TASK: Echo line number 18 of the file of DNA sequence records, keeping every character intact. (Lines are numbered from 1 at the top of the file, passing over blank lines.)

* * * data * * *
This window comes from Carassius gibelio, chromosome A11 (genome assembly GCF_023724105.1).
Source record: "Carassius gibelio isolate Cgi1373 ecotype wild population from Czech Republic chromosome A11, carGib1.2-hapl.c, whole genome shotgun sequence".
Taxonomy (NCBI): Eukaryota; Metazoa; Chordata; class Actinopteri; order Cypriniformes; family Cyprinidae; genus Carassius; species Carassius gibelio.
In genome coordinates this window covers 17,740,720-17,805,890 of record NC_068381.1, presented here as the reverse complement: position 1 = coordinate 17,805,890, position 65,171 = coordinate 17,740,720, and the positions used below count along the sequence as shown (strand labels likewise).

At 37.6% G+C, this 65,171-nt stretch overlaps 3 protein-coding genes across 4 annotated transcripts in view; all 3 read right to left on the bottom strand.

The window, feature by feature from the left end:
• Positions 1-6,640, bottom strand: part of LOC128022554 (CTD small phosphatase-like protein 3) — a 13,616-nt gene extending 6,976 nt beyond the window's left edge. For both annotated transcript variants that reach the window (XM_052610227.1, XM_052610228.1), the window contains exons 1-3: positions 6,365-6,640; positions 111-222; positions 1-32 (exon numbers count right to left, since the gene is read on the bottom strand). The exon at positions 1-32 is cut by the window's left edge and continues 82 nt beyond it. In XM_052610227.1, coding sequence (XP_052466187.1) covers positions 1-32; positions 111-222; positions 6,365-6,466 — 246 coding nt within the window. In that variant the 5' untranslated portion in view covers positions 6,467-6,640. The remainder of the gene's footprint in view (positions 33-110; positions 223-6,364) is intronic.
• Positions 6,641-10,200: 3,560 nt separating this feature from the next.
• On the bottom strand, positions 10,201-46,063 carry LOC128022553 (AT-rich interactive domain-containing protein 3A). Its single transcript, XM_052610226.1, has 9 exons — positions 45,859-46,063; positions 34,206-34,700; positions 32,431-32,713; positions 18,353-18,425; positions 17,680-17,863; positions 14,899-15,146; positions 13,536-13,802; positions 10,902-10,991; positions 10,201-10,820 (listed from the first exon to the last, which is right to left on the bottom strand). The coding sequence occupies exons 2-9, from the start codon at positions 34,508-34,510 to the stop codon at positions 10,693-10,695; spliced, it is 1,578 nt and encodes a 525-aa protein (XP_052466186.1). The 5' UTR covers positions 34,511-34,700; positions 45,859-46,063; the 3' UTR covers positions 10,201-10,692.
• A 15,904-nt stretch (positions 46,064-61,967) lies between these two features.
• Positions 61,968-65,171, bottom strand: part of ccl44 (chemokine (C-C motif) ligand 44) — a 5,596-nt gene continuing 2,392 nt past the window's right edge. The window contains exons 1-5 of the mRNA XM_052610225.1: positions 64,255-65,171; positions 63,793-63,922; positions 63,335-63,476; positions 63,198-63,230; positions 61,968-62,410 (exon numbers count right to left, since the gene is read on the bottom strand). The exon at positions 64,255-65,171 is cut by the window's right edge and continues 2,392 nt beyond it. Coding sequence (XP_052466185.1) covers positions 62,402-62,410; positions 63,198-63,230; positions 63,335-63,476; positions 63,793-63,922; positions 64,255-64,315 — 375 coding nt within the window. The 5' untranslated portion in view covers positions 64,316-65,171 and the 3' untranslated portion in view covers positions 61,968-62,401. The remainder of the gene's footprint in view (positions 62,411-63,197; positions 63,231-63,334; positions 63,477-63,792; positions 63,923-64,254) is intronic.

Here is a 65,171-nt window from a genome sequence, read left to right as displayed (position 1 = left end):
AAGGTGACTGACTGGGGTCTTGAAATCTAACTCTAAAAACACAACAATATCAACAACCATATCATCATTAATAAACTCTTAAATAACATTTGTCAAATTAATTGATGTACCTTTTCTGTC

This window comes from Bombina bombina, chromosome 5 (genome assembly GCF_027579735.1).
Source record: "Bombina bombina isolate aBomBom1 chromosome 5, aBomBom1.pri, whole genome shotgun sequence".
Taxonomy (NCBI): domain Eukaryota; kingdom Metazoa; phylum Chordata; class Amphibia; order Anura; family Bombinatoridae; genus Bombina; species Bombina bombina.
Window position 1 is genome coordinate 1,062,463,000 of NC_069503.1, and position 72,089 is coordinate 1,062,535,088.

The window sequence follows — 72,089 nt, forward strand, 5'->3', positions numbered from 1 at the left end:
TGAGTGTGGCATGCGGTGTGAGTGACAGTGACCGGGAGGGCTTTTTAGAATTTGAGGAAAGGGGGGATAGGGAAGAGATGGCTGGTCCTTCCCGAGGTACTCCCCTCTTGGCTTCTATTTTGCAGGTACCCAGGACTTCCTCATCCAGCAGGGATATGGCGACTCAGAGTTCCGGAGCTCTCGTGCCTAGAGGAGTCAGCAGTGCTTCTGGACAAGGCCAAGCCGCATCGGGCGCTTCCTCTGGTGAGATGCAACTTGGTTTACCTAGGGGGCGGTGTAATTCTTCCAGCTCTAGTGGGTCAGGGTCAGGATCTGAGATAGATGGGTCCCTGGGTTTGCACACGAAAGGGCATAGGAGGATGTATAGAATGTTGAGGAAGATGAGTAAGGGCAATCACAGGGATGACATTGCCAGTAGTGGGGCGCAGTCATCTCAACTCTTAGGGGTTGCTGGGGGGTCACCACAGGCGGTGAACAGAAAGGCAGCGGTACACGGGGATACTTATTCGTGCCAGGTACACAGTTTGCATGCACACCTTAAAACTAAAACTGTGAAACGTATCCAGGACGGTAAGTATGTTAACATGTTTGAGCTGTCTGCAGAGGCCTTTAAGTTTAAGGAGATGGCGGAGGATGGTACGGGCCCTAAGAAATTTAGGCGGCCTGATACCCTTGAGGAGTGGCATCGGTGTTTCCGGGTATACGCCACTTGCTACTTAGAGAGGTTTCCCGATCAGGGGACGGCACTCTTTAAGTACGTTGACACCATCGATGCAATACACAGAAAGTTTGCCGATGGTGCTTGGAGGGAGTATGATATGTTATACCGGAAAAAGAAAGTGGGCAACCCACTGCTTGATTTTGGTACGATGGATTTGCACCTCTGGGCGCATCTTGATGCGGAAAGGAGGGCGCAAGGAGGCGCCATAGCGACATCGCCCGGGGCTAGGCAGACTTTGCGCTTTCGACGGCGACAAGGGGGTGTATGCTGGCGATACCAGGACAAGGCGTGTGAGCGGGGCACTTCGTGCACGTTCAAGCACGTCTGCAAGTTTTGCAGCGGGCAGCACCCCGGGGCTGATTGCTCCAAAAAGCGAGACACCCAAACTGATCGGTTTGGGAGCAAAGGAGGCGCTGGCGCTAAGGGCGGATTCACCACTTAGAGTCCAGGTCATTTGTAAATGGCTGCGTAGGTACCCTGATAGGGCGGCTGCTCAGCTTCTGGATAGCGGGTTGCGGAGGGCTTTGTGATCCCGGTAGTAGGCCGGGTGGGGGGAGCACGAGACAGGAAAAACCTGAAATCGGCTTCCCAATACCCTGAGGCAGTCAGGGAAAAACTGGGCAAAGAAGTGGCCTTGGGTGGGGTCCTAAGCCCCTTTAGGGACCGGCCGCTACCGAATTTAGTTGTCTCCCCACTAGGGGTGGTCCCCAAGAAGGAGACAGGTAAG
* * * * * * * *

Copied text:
The window sequence follows — 72,089 nt, forward strand, 5'->3', positions numbered from 1 at the left end: